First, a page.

Falling through the cracks: The paradox of post-release services for unaccompanied child migrantsedit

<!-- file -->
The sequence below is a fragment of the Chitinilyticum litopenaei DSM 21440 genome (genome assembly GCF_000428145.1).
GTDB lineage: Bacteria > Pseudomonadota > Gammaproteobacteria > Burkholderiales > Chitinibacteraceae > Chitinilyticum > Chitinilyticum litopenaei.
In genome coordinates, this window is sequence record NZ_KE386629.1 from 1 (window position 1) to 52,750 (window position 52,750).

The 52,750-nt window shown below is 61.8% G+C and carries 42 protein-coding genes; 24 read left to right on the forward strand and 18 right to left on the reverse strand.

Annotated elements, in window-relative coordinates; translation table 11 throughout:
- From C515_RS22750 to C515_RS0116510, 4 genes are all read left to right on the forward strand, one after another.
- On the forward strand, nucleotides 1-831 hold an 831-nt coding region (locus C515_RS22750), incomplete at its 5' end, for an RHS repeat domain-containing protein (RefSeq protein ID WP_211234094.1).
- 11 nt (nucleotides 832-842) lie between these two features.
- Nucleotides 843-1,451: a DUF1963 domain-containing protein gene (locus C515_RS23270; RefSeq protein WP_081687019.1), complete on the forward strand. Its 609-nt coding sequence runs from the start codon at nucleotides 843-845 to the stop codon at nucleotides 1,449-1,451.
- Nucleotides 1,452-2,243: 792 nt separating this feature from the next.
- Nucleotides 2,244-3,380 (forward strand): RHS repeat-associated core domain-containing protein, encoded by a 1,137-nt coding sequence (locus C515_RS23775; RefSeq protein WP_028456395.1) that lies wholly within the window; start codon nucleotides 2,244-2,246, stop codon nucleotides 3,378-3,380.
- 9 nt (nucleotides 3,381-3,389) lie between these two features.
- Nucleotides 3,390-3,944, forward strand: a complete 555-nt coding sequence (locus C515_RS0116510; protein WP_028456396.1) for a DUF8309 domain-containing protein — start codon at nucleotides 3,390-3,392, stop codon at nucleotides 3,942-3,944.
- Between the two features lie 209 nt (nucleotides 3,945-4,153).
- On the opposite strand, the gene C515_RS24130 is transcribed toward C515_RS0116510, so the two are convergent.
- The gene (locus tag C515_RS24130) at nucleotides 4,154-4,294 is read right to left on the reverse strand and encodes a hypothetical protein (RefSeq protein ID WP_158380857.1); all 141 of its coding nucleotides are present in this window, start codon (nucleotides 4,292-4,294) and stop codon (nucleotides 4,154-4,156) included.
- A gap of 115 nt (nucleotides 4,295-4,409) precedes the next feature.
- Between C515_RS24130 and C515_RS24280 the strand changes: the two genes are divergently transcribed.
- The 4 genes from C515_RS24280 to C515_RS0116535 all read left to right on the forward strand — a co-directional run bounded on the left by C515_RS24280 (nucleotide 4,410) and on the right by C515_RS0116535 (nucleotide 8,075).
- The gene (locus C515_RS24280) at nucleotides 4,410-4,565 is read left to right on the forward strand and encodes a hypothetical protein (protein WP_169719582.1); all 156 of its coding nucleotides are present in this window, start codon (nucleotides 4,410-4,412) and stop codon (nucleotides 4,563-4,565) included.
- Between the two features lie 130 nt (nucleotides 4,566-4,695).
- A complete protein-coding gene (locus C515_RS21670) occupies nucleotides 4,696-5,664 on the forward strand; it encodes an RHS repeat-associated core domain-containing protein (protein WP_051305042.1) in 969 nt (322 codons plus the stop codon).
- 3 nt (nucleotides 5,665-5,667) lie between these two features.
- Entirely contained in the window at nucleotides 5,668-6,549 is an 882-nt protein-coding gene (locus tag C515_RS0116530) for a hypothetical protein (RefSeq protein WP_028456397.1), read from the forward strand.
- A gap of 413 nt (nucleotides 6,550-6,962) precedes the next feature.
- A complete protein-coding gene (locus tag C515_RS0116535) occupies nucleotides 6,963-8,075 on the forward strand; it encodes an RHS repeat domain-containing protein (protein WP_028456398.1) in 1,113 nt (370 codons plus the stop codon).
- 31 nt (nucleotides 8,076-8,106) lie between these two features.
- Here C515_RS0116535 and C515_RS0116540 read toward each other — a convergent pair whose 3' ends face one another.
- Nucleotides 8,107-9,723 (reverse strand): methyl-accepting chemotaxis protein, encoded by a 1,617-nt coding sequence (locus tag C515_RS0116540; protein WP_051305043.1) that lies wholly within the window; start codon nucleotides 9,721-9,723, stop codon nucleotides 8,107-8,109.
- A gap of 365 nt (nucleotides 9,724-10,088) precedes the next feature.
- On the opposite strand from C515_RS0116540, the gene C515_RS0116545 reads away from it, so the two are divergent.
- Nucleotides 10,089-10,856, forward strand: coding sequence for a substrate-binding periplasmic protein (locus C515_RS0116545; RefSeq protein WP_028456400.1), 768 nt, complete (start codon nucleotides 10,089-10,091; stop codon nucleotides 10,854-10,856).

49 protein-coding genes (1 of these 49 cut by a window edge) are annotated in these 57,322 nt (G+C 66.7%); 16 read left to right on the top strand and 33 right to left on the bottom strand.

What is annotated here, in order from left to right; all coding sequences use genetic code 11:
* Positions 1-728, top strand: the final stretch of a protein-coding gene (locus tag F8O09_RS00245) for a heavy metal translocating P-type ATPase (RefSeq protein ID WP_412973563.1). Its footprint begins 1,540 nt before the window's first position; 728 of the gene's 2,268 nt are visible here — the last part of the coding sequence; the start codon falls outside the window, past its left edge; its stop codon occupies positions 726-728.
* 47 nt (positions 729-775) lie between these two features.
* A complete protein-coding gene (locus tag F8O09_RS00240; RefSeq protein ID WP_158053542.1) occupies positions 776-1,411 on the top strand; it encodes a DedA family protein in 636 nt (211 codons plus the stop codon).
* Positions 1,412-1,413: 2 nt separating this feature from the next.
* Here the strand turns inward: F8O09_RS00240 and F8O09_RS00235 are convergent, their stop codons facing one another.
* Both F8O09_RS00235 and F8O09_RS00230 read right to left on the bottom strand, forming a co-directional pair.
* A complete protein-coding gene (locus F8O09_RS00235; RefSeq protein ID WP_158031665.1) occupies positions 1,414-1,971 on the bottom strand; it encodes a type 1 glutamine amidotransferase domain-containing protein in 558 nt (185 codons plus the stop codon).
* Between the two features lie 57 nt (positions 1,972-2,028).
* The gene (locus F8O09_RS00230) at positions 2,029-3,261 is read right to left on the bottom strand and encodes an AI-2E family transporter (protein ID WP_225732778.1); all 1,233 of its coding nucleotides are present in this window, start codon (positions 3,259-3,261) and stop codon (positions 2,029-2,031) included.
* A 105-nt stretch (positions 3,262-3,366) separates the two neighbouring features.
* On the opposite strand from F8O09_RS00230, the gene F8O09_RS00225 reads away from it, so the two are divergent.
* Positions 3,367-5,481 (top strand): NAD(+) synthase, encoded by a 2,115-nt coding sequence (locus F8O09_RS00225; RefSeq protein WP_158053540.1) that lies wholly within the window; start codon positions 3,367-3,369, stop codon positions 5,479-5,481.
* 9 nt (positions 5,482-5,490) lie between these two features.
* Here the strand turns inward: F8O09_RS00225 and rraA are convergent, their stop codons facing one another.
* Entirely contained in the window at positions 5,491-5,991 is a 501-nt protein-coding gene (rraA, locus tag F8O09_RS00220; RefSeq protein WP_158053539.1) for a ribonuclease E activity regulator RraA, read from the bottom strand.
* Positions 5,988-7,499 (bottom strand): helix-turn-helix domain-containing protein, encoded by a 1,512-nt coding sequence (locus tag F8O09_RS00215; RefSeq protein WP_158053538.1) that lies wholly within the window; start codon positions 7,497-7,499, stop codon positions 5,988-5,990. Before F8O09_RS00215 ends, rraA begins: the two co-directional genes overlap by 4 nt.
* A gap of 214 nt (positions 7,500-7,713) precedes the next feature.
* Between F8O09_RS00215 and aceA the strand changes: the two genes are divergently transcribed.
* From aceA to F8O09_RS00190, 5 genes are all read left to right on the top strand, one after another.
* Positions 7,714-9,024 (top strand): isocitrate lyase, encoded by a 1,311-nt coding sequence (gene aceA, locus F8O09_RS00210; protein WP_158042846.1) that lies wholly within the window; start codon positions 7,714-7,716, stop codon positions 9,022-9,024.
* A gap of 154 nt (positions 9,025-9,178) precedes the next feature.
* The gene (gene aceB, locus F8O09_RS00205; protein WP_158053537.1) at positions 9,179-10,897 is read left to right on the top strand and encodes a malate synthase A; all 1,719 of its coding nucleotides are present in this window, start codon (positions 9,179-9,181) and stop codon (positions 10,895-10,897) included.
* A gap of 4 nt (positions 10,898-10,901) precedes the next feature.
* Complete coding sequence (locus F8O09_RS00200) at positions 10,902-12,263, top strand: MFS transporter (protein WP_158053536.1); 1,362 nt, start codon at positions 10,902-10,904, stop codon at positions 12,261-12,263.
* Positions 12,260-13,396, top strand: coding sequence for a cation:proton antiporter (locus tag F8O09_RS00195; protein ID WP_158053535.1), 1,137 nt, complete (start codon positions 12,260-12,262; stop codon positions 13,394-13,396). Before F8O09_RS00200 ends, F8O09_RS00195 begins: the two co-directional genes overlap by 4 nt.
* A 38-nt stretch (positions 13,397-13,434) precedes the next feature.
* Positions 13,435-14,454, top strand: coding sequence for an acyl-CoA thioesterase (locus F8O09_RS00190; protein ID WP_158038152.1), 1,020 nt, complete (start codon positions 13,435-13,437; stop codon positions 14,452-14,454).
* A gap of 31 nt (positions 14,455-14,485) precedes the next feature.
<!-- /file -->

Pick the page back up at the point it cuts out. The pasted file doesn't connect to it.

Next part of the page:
Immigrant children who enter the United States unaccompanied by a parent or guardian and without legal status are defined by the US legal system as unaccompanied alien children (UAC). Limited data from advocacy organizations has found that UAC are leaving their countries of origin because of threats of violence and privation, but virtually no research examines how they integrate into their communities and families once they settle in the US. Drawing on interview data with UAC and case studies of four programs contracted to provide services for them, this exploratory study explores UAC’s unique barriers to integration and the effectiveness of these programs to help them adapt. Findings emphasize the impact of geography and the uneven safety net in immigrant new destinations, such as suburbs and the American southeast. Implications for social work practitioners and policymakers are discussed.